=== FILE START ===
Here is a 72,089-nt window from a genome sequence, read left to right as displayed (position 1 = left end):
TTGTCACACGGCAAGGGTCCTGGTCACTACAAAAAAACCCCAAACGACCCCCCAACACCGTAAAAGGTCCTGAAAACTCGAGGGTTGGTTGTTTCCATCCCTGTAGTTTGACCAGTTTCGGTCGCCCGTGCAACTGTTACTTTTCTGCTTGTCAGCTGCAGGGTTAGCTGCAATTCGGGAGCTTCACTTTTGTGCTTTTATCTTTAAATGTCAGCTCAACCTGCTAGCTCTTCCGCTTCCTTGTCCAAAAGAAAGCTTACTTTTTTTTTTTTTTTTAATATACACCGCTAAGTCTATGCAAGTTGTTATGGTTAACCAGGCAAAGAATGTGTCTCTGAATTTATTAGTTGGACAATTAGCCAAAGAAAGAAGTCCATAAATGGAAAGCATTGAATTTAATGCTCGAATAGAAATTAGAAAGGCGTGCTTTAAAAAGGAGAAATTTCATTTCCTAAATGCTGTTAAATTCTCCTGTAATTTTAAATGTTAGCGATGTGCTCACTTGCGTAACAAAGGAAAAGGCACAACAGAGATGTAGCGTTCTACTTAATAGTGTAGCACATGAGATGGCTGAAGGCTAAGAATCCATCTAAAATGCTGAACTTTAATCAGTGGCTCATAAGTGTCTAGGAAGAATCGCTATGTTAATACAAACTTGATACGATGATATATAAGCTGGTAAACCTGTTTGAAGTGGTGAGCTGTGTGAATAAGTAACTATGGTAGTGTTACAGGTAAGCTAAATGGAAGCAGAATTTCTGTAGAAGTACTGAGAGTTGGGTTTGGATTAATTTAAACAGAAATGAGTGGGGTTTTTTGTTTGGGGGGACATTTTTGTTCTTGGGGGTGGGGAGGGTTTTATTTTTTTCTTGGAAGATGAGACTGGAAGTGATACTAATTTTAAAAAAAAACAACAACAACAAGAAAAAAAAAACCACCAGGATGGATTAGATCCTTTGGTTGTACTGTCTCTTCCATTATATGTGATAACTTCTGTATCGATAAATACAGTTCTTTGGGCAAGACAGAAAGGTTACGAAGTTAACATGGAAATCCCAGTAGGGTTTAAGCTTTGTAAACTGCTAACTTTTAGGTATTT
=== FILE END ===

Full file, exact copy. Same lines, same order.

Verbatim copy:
Here is a 72,089-nt window from a genome sequence, read left to right as displayed (position 1 = left end):
TTGTCACACGGCAAGGGTCCTGGTCACTACAAAAAAACCCCAAACGACCCCCCAACACCGTAAAAGGTCCTGAAAACTCGAGGGTTGGTTGTTTCCATCCCTGTAGTTTGACCAGTTTCGGTCGCCCGTGCAACTGTTACTTTTCTGCTTGTCAGCTGCAGGGTTAGCTGCAATTCGGGAGCTTCACTTTTGTGCTTTTATCTTTAAATGTCAGCTCAACCTGCTAGCTCTTCCGCTTCCTTGTCCAAAAGAAAGCTTACTTTTTTTTTTTTTTTTAATATACACCGCTAAGTCTATGCAAGTTGTTATGGTTAACCAGGCAAAGAATGTGTCTCTGAATTTATTAGTTGGACAATTAGCCAAAGAAAGAAGTCCATAAATGGAAAGCATTGAATTTAATGCTCGAATAGAAATTAGAAAGGCGTGCTTTAAAAAGGAGAAATTTCATTTCCTAAATGCTGTTAAATTCTCCTGTAATTTTAAATGTTAGCGATGTGCTCACTTGCGTAACAAAGGAAAAGGCACAACAGAGATGTAGCGTTCTACTTAATAGTGTAGCACATGAGATGGCTGAAGGCTAAGAATCCATCTAAAATGCTGAACTTTAATCAGTGGCTCATAAGTGTCTAGGAAGAATCGCTATGTTAATACAAACTTGATACGATGATATATAAGCTGGTAAACCTGTTTGAAGTGGTGAGCTGTGTGAATAAGTAACTATGGTAGTGTTACAGGTAAGCTAAATGGAAGCAGAATTTCTGTAGAAGTACTGAGAGTTGGGTTTGGATTAATTTAAACAGAAATGAGTGGGGTTTTTTGTTTGGGGGGACATTTTTGTTCTTGGGGGTGGGGAGGGTTTTATTTTTTTCTTGGAAGATGAGACTGGAAGTGATACTAATTTTAAAAAAAAACAACAACAACAAGAAAAAAAAAACCACCAGGATGGATTAGATCCTTTGGTTGTACTGTCTCTTCCATTATATGTGATAACTTCTGTATCGATAAATACAGTTCTTTGGGCAAGACAGAAAGGTTACGAAGTTAACATGGAAATCCCAGTAGGGTTTAAGCTTTGTAAACTGCTAACTTTTAGGTATTT